As far as style, it was fairly laid back. We had a small wedding party and we didn’t obligate them to wear specific clothing or colors, and we set the dress code as “Summer Chic” so guests could use their imagination on that one. Many of Greg’s American friends jumped at the chance to wear a fascinator.
What ‘Smashing The Glass’ Did For Us
We weren’t regular visitors before stumbling upon the site during a Google search for chuppah designs. Greg found Charlotte and Ellie’s beautiful wedding profile that had elements that really resonated with him, so much so that he took screen shots of their chuppah pictures to give to the florist with the direction of “this is exactly what I want. Please recreate this exactly. This is what I want.” In the end, the site also connected us to our ketubah vendor so it was very fortuitous that we found it.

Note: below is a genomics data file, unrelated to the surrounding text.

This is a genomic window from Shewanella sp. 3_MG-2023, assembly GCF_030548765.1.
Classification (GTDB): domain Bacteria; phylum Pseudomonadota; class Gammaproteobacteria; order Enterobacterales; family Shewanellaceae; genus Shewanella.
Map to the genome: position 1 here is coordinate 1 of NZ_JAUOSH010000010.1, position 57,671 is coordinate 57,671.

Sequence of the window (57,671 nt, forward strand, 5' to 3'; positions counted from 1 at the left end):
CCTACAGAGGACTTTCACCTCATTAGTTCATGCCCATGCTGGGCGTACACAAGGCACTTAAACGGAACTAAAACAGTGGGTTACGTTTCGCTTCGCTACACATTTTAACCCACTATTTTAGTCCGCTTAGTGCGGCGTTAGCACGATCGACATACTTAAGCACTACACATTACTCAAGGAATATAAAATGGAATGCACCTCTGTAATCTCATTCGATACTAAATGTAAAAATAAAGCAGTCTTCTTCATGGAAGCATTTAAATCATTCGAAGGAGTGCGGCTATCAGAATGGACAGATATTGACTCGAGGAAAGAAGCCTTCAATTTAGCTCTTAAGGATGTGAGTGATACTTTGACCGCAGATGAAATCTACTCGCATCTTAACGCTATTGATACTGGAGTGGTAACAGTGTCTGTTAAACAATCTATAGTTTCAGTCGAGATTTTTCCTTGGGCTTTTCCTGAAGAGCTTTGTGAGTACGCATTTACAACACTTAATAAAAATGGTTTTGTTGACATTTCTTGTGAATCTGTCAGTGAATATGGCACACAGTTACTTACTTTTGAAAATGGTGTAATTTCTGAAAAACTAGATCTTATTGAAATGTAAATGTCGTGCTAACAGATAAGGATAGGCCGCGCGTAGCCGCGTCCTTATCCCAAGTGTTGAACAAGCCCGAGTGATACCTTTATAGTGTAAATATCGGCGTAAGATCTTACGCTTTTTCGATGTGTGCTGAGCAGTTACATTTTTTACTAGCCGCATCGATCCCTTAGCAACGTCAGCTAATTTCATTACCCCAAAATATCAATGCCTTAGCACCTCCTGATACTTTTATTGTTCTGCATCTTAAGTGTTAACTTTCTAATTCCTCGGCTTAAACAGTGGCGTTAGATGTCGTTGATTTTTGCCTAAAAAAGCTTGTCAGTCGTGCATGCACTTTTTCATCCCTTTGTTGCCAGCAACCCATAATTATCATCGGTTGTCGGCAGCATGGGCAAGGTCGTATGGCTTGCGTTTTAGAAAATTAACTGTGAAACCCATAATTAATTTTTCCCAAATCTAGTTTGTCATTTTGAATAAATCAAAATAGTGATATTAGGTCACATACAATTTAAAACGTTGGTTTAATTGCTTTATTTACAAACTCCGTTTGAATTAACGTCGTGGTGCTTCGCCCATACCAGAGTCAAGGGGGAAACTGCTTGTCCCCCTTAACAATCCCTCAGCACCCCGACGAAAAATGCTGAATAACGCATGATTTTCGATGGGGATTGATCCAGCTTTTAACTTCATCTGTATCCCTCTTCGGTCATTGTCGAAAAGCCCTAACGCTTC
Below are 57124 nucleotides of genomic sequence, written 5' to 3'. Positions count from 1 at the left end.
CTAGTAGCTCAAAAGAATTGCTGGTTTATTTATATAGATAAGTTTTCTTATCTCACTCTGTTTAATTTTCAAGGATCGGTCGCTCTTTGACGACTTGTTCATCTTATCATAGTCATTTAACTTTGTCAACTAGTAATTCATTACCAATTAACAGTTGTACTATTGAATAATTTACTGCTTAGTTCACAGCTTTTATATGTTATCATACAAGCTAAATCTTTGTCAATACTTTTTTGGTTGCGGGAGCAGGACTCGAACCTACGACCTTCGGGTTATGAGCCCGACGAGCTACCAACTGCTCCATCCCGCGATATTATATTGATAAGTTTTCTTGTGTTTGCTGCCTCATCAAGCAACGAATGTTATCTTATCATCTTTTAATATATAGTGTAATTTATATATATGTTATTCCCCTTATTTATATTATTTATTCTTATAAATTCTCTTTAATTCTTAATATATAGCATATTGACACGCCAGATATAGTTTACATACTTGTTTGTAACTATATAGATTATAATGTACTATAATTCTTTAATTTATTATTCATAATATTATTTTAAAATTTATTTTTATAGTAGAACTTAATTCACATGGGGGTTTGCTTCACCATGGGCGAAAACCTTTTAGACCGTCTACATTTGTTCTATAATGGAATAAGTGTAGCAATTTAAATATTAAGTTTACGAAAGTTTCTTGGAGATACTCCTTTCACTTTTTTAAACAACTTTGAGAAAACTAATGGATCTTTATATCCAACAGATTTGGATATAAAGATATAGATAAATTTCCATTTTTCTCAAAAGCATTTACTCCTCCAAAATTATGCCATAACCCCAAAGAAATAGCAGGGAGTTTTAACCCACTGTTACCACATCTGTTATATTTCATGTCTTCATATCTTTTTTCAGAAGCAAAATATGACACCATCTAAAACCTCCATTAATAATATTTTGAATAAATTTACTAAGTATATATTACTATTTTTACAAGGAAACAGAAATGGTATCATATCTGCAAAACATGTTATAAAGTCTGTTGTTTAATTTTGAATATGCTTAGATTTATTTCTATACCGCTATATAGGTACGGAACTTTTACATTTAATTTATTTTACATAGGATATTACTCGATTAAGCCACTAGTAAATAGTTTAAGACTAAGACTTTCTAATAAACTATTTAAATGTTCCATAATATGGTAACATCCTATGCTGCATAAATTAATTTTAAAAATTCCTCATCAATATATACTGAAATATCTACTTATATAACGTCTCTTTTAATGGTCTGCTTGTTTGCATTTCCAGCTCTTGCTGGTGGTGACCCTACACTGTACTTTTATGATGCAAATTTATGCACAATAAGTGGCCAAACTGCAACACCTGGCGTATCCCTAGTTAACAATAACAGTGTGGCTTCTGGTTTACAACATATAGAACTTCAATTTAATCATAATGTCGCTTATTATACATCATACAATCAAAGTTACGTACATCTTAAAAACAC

Boarding Pass Invitations
The travel theme started with the invitation. We wanted the invite to look like a flight boarding pass. You can find a thousand of these online, but a lot are very frilly and ornate. Ewan came across a great online invitation site based in the States that had an option that felt more simple and modern. The designer was super easy to work with via email and she ended up designing our menus and wedding ceremony order of service.
The handsome grooms
Ewan is from Glasgow and so opted for a kilt in his family’s tartan (Napier). He worked with a custom kilt maker for a bespoke kilt that looked amazing. He chose a diamond print for the back of the waistcoat — Greg’s last name is Diamond. Greg wore a navy, 3-piece suit and blue suede and leather shoes.
We went to Ewan’s barber for a hot shave the morning of the wedding.